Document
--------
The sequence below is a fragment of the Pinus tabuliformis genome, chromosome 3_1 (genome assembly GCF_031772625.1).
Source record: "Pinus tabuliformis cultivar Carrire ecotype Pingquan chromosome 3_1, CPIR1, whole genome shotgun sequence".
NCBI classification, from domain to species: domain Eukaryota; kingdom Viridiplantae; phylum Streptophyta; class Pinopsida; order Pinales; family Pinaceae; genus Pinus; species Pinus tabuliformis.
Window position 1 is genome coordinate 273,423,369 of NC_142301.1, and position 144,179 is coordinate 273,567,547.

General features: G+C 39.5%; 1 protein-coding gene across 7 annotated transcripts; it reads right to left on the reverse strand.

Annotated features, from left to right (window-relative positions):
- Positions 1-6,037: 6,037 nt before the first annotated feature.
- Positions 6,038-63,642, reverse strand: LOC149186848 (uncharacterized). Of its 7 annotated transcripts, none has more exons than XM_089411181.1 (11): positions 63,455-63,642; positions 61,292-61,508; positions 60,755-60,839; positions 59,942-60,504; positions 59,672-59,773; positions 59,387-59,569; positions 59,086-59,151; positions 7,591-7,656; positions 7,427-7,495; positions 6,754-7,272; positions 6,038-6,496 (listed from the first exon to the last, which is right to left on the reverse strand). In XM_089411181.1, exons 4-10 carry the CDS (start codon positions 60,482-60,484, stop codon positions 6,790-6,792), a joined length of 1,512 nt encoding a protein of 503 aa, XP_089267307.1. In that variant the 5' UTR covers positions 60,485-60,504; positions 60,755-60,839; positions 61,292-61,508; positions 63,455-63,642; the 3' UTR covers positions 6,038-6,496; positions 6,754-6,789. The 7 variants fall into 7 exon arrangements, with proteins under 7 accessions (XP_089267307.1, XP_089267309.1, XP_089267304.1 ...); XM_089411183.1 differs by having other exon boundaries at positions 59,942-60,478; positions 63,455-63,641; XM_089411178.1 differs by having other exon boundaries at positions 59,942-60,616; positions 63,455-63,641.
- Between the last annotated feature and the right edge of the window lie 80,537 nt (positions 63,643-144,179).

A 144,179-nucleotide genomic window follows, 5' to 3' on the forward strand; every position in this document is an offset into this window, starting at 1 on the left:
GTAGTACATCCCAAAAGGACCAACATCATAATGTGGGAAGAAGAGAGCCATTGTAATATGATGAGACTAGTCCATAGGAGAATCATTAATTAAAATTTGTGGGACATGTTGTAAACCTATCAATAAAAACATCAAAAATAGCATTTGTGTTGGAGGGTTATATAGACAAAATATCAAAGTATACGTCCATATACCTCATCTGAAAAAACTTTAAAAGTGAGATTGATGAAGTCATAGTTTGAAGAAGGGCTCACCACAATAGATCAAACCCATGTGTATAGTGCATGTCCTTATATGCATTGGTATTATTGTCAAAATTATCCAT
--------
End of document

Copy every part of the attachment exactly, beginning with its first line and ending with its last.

The sequence below is a fragment of the Pinus tabuliformis genome, chromosome 3_1 (genome assembly GCF_031772625.1).
Source record: "Pinus tabuliformis cultivar Carrire ecotype Pingquan chromosome 3_1, CPIR1, whole genome shotgun sequence".
NCBI classification, from domain to species: domain Eukaryota; kingdom Viridiplantae; phylum Streptophyta; class Pinopsida; order Pinales; family Pinaceae; genus Pinus; species Pinus tabuliformis.
Window position 1 is genome coordinate 273,423,369 of NC_142301.1, and position 144,179 is coordinate 273,567,547.

General features: G+C 39.5%; 1 protein-coding gene across 7 annotated transcripts; it reads right to left on the reverse strand.

Annotated features, from left to right (window-relative positions):
- Positions 1-6,037: 6,037 nt before the first annotated feature.
- Positions 6,038-63,642, reverse strand: LOC149186848 (uncharacterized). Of its 7 annotated transcripts, none has more exons than XM_089411181.1 (11): positions 63,455-63,642; positions 61,292-61,508; positions 60,755-60,839; positions 59,942-60,504; positions 59,672-59,773; positions 59,387-59,569; positions 59,086-59,151; positions 7,591-7,656; positions 7,427-7,495; positions 6,754-7,272; positions 6,038-6,496 (listed from the first exon to the last, which is right to left on the reverse strand). In XM_089411181.1, exons 4-10 carry the CDS (start codon positions 60,482-60,484, stop codon positions 6,790-6,792), a joined length of 1,512 nt encoding a protein of 503 aa, XP_089267307.1. In that variant the 5' UTR covers positions 60,485-60,504; positions 60,755-60,839; positions 61,292-61,508; positions 63,455-63,642; the 3' UTR covers positions 6,038-6,496; positions 6,754-6,789. The 7 variants fall into 7 exon arrangements, with proteins under 7 accessions (XP_089267307.1, XP_089267309.1, XP_089267304.1 ...); XM_089411183.1 differs by having other exon boundaries at positions 59,942-60,478; positions 63,455-63,641; XM_089411178.1 differs by having other exon boundaries at positions 59,942-60,616; positions 63,455-63,641.
- Between the last annotated feature and the right edge of the window lie 80,537 nt (positions 63,643-144,179).

A 144,179-nucleotide genomic window follows, 5' to 3' on the forward strand; every position in this document is an offset into this window, starting at 1 on the left:
GTAGTACATCCCAAAAGGACCAACATCATAATGTGGGAAGAAGAGAGCCATTGTAATATGATGAGACTAGTCCATAGGAGAATCATTAATTAAAATTTGTGGGACATGTTGTAAACCTATCAATAAAAACATCAAAAATAGCATTTGTGTTGGAGGGTTATATAGACAAAATATCAAAGTATACGTCCATATACCTCATCTGAAAAAACTTTAAAAGTGAGATTGATGAAGTCATAGTTTGAAGAAGGGCTCACCACAATAGATCAAACCCATGTGTATAGTGCATGTCCTTATATGCATTGGTATTATTGTCAAAATTATCCAT